Who you are, how you got that way, and how to live with others who aren't like you.
I. Temperament defined
Your temperament is like an artist's canvas. It is your basic inherited style. It is the fabric underlying who you are. Generally speaking, two of the basic temperament types are outgoing or extroverted and two are more inward directed or introverted. This varies based on temperament blend and our individual personality development.
II. Personality defined
Your personality is like the painting on the canvas. It is what you have built on top of your temperament. Two people with like temperament may be very different in actual behavior. Factors that affect personality include socialization, education, birth order, siblings or lack of siblings, and interpersonal pressures will cause us to adapt and change our behaviors.
III. Why study temperament?
Understanding temperament - your own and others - make you much better equipped to handle interpersonal relationships successfully. Studying your own temperament helps you understand your strengths and weaknesses and why you do some of the things you do. Understanding another's temperament can help you adapt your communication to theirs or, at the least, understand why you have problems with them.
IV. The four "types"
Why four? Why not forty? There are more than four kinds of people, aren't there? Of course, but everyone from the ancients to modern psychologists find that people can be grouped into four basic types of personality. These are:
1. Influencing of others, SP - Artisan - The Sanguine is receptive by nature and outgoing. He is usually called a 'super-extrovert'. This temperament is usually thought of as a "natural salesman" but they also tend to enter professions that are outgoing such as acting.
He "leads into a room with his mouth" and is never at a loss for words. His outgoing nature makes him the envy of more timid temperament types. He is most comfortable around people and does not like being alone. He is often known as a "toucher"; reaching out and touching the arm or shoulder of the person he is talking with. This can make more introverted temperaments nervous and uncomfortable.
His energy can make him seem more confident than he actually is and his cheery disposition often cause others to excuse his weaknesses by saying, "That's just how he is". The sanguine is mostly a happy person whom others are glad to have around.
The weakness of the sanguine include a lack of discipline which can be expressed in many ways - including a generally "messy" lifestyle or overeating. The sanguine is the most emotional of the temperaments and can burst into tears or a rage without warning. These "bursts" are usually over as fast as they occur but this lack of emotional consistency can affect other areas of his life. He may be "morally flexible" and may take advantage of others via his good nature.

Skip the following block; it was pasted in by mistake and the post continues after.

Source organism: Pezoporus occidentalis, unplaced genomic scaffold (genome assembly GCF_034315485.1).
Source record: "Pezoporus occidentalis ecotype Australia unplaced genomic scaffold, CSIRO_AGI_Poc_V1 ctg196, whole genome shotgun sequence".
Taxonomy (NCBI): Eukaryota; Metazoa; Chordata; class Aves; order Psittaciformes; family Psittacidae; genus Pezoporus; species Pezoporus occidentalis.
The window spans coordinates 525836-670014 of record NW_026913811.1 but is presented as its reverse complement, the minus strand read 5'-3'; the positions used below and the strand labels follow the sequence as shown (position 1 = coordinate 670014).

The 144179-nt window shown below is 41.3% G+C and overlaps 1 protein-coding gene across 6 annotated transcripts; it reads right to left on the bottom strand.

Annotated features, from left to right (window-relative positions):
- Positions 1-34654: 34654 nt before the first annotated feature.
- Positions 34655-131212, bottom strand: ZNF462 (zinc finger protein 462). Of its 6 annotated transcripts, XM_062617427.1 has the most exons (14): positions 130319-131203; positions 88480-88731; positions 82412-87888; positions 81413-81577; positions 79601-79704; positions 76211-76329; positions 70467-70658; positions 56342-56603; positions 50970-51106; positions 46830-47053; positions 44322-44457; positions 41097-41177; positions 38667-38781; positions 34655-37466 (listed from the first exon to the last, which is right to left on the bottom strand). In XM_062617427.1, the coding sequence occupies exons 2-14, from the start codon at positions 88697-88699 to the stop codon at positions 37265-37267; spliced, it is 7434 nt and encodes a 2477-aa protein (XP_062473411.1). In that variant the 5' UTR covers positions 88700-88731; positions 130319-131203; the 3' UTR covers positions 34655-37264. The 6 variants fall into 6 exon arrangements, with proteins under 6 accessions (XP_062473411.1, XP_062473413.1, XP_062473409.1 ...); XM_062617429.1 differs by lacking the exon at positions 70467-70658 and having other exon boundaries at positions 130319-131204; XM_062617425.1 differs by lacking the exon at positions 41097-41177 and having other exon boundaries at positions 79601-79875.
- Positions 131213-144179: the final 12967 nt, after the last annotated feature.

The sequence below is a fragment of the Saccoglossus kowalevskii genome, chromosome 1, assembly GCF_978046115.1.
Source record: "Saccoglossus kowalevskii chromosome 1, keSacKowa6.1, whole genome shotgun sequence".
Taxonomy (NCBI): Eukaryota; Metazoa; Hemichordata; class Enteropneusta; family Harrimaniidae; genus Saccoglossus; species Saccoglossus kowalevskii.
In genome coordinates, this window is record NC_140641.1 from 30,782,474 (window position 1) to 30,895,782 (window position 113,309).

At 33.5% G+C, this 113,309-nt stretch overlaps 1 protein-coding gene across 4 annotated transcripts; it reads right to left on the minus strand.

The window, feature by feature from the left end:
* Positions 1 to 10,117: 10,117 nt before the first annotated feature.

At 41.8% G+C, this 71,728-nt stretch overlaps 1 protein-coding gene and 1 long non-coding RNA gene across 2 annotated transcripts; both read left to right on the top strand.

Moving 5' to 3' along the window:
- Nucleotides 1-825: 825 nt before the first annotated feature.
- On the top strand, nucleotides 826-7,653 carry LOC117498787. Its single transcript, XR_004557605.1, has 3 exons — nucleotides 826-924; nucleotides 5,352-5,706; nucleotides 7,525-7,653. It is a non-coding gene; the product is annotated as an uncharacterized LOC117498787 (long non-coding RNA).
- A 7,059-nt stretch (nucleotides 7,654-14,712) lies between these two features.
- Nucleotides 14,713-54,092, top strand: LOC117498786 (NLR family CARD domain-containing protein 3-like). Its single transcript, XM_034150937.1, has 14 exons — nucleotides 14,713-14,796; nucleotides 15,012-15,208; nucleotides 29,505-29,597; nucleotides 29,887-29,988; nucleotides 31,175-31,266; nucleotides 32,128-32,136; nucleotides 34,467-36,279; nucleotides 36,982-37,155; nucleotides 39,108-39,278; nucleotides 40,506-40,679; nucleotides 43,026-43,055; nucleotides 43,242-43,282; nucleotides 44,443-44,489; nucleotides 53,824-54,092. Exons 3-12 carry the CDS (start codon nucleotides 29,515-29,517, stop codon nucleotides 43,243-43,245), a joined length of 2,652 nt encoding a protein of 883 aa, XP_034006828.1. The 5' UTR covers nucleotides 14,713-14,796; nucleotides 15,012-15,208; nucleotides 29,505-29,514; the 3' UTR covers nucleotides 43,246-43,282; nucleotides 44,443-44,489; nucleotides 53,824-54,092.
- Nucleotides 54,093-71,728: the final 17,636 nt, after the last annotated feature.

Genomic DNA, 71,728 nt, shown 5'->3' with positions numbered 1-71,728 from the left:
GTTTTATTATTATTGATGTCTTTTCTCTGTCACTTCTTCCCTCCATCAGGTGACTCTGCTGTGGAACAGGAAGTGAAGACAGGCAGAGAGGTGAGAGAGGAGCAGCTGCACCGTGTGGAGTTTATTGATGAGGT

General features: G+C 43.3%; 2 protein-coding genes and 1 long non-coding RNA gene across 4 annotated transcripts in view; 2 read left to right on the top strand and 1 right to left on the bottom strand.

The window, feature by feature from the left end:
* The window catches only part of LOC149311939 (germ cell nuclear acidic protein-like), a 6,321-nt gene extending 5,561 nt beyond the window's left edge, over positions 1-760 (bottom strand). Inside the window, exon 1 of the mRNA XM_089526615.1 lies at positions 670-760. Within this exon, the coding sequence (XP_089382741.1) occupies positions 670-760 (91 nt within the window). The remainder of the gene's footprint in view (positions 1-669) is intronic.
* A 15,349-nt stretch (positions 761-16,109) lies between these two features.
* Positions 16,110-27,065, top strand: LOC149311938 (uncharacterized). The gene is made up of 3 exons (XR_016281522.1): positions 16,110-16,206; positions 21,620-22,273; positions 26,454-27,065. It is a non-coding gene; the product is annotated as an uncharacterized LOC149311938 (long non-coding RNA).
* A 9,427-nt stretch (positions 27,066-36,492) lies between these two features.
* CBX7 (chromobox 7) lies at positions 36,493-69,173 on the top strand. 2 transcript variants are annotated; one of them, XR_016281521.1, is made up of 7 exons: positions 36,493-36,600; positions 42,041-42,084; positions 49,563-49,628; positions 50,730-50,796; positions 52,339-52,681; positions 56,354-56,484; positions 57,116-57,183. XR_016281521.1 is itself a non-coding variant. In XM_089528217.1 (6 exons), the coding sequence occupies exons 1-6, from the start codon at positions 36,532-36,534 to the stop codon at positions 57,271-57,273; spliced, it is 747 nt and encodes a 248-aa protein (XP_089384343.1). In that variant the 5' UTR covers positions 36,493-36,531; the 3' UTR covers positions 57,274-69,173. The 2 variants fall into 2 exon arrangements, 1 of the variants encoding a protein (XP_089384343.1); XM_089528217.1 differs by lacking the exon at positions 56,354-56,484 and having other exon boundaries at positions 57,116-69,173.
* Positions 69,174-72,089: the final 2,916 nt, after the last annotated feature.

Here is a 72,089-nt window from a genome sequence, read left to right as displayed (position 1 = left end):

A sanguine's tremendous personal talents can be made or broken by his lack of self-discipline.
1. Decisive, NT - Rational - The choleric is the most forceful and active of the four types. He is strong-willed and independent and opinionated. The choleric thrives on activity. He is the most practical and makes sound, quick decisions. He is not afraid of obstacles and tends to drive right through or over problems. He is probably the strongest natural leader of the four types. He has the most problem with anger and does not display compassion easily. He is quick to recognize opportunities and quick to capitalize on them - though details irritate him and, unless he learns to delegate, he will often gloss over details. His strong will and determination may drive him to succeed where more gifted people give up.
The choleric is a developer and may be seen in construction supervision or coaching or law enforcement. Most entrepreneurs are choleric. Because of their impatience they often end up doing everything themselves. A choleric is extremely goal/task oriented in leading others. His biggest weakness as a leader is a tendency to run right over people if he feels they are in his way. He assumes that approval and encouragement will lead others to slack off and he probably finds criticism and faultfinding more useful for his purposes. Through his natural determination he may succeed where others may give up.
A choleric's weaknesses include anger and hostility. A choleric is the most likely to have an active temper; he is a door slammer and horn blower and he can carry a grudge for a long time. This includes a cutting and sarcastic tongue and the choleric will rarely hesitate to tell someone off. The choleric is the least likely to show affection or any public show of emotion. His emotions are the lease developed of all the temperaments. Additionally a choleric can be inconsiderate, opinionated and crafty in getting their own way.